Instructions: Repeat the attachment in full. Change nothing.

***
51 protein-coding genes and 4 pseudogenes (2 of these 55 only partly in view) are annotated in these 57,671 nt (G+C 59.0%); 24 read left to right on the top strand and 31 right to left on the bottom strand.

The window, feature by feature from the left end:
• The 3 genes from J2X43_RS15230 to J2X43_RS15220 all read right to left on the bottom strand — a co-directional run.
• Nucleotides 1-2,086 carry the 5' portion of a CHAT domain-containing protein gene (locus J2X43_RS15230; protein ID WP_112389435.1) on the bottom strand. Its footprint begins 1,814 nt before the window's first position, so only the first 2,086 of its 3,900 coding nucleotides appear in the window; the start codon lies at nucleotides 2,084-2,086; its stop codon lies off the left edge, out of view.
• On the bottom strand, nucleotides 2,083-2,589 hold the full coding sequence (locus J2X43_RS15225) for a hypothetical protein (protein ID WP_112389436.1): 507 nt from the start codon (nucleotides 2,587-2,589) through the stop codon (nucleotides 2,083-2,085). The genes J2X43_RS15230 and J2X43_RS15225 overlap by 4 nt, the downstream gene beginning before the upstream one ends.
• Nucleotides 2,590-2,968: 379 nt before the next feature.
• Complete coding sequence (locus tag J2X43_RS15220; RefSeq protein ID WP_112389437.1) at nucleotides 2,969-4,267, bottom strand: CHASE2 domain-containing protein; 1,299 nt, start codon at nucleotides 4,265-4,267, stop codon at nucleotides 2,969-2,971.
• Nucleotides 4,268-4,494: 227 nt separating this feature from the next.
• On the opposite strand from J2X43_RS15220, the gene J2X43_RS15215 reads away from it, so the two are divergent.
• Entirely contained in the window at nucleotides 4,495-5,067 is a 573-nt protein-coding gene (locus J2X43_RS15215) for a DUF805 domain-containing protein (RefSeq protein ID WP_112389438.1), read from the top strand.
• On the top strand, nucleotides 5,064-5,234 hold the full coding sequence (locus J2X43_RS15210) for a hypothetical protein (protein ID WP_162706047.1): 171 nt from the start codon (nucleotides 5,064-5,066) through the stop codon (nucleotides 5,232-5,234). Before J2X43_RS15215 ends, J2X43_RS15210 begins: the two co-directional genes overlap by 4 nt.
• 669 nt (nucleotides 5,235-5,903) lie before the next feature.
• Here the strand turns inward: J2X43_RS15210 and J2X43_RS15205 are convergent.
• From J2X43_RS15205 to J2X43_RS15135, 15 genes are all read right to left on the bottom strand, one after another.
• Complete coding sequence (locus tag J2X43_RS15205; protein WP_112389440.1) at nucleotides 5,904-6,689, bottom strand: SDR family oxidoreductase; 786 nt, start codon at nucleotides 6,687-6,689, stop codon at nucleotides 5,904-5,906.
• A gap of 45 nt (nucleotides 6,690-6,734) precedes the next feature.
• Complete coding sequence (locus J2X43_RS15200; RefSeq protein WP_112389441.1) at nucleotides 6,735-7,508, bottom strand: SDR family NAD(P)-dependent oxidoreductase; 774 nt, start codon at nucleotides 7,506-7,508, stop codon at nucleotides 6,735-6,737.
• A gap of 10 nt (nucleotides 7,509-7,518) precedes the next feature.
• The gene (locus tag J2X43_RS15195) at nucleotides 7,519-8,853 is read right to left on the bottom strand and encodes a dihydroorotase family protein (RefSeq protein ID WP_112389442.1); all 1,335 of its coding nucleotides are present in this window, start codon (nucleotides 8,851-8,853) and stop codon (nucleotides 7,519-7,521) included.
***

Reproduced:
51 protein-coding genes and 4 pseudogenes (2 of these 55 only partly in view) are annotated in these 57,671 nt (G+C 59.0%); 24 read left to right on the top strand and 31 right to left on the bottom strand.

The window, feature by feature from the left end:
• The 3 genes from J2X43_RS15230 to J2X43_RS15220 all read right to left on the bottom strand — a co-directional run.
• Nucleotides 1-2,086 carry the 5' portion of a CHAT domain-containing protein gene (locus J2X43_RS15230; protein ID WP_112389435.1) on the bottom strand. Its footprint begins 1,814 nt before the window's first position, so only the first 2,086 of its 3,900 coding nucleotides appear in the window; the start codon lies at nucleotides 2,084-2,086; its stop codon lies off the left edge, out of view.
• On the bottom strand, nucleotides 2,083-2,589 hold the full coding sequence (locus J2X43_RS15225) for a hypothetical protein (protein ID WP_112389436.1): 507 nt from the start codon (nucleotides 2,587-2,589) through the stop codon (nucleotides 2,083-2,085). The genes J2X43_RS15230 and J2X43_RS15225 overlap by 4 nt, the downstream gene beginning before the upstream one ends.
• Nucleotides 2,590-2,968: 379 nt before the next feature.
• Complete coding sequence (locus tag J2X43_RS15220; RefSeq protein ID WP_112389437.1) at nucleotides 2,969-4,267, bottom strand: CHASE2 domain-containing protein; 1,299 nt, start codon at nucleotides 4,265-4,267, stop codon at nucleotides 2,969-2,971.
• Nucleotides 4,268-4,494: 227 nt separating this feature from the next.
• On the opposite strand from J2X43_RS15220, the gene J2X43_RS15215 reads away from it, so the two are divergent.
• Entirely contained in the window at nucleotides 4,495-5,067 is a 573-nt protein-coding gene (locus J2X43_RS15215) for a DUF805 domain-containing protein (RefSeq protein ID WP_112389438.1), read from the top strand.
• On the top strand, nucleotides 5,064-5,234 hold the full coding sequence (locus J2X43_RS15210) for a hypothetical protein (protein ID WP_162706047.1): 171 nt from the start codon (nucleotides 5,064-5,066) through the stop codon (nucleotides 5,232-5,234). Before J2X43_RS15215 ends, J2X43_RS15210 begins: the two co-directional genes overlap by 4 nt.
• 669 nt (nucleotides 5,235-5,903) lie before the next feature.
• Here the strand turns inward: J2X43_RS15210 and J2X43_RS15205 are convergent.
• From J2X43_RS15205 to J2X43_RS15135, 15 genes are all read right to left on the bottom strand, one after another.
• Complete coding sequence (locus tag J2X43_RS15205; protein WP_112389440.1) at nucleotides 5,904-6,689, bottom strand: SDR family oxidoreductase; 786 nt, start codon at nucleotides 6,687-6,689, stop codon at nucleotides 5,904-5,906.
• A gap of 45 nt (nucleotides 6,690-6,734) precedes the next feature.
• Complete coding sequence (locus J2X43_RS15200; RefSeq protein WP_112389441.1) at nucleotides 6,735-7,508, bottom strand: SDR family NAD(P)-dependent oxidoreductase; 774 nt, start codon at nucleotides 7,506-7,508, stop codon at nucleotides 6,735-6,737.
• A gap of 10 nt (nucleotides 7,509-7,518) precedes the next feature.
• The gene (locus tag J2X43_RS15195) at nucleotides 7,519-8,853 is read right to left on the bottom strand and encodes a dihydroorotase family protein (RefSeq protein ID WP_112389442.1); all 1,335 of its coding nucleotides are present in this window, start codon (nucleotides 8,851-8,853) and stop codon (nucleotides 7,519-7,521) included.